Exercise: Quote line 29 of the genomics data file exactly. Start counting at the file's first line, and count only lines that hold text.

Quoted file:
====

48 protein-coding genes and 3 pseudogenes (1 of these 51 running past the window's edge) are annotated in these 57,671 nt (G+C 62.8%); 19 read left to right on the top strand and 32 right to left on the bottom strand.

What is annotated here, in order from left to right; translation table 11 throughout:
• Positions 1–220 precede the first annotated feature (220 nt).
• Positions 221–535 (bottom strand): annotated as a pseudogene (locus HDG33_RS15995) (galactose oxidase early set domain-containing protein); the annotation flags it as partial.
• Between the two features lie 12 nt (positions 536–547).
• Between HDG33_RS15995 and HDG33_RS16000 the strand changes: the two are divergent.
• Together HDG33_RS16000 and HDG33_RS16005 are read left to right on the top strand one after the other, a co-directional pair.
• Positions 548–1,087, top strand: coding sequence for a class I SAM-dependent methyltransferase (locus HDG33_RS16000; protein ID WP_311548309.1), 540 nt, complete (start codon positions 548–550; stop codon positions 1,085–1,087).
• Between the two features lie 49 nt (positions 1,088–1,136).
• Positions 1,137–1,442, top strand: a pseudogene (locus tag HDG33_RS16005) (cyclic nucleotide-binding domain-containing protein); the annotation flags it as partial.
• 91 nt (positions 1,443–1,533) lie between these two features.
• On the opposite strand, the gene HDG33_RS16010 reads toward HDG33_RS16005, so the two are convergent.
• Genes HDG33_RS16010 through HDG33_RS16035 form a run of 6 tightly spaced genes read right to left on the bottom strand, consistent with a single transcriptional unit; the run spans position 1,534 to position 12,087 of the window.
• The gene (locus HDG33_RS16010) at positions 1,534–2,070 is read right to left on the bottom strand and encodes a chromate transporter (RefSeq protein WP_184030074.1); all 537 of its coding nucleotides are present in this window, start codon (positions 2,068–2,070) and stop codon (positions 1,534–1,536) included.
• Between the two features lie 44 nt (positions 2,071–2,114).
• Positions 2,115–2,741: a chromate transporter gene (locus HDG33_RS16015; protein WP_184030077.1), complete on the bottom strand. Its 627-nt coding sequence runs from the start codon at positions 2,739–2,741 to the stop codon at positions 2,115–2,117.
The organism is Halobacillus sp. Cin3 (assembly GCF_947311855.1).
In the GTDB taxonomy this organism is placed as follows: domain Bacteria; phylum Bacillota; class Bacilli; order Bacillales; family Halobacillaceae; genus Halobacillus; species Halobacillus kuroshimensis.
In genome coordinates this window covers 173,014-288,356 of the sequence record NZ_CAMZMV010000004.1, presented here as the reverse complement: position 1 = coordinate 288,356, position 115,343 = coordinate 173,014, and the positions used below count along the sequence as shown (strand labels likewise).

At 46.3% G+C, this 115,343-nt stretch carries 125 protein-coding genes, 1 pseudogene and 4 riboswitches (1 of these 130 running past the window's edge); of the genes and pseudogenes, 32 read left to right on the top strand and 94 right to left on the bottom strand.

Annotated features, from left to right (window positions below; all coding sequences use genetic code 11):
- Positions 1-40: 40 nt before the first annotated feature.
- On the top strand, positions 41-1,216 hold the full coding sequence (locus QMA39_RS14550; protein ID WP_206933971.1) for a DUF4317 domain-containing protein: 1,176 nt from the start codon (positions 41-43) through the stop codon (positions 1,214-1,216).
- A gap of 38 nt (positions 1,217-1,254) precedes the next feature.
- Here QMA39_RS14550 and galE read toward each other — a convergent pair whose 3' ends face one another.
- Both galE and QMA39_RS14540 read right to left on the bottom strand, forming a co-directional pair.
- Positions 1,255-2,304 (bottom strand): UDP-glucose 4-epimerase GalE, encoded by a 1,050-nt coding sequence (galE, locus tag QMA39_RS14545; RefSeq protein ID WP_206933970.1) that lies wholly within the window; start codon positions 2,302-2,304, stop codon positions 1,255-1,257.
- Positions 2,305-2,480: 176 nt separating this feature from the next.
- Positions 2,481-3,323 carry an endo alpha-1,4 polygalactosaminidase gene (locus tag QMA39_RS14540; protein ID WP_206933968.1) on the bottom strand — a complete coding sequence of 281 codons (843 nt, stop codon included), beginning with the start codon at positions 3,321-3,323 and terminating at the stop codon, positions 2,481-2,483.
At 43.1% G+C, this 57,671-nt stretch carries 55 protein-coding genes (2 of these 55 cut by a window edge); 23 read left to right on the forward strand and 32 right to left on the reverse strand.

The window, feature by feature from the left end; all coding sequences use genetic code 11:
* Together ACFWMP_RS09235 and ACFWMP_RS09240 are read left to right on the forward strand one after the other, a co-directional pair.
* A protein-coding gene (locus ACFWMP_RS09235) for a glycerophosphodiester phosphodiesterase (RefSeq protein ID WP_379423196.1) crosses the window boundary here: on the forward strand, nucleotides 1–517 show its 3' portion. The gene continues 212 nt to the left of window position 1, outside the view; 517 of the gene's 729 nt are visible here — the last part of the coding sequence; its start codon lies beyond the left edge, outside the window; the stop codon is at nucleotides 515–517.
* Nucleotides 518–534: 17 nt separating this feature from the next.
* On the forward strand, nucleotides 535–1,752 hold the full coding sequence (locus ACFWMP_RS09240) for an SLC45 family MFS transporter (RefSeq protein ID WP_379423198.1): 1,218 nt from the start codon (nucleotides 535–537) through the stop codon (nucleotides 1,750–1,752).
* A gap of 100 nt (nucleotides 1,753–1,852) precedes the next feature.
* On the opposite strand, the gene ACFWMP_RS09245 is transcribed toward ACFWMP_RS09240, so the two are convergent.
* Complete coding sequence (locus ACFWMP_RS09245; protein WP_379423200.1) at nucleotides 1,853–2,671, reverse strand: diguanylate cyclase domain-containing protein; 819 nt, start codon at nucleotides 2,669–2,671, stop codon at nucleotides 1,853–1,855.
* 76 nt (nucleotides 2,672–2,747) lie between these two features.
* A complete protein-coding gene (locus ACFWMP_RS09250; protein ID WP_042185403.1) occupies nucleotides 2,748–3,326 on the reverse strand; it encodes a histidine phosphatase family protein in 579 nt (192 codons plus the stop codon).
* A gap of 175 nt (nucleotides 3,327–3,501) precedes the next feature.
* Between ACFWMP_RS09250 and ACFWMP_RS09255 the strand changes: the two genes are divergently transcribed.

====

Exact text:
- Positions 2,481-3,323 carry an endo alpha-1,4 polygalactosaminidase gene (locus tag QMA39_RS14540; protein ID WP_206933968.1) on the bottom strand — a complete coding sequence of 281 codons (843 nt, stop codon included), beginning with the start codon at positions 3,321-3,323 and terminating at the stop codon, positions 2,481-2,483.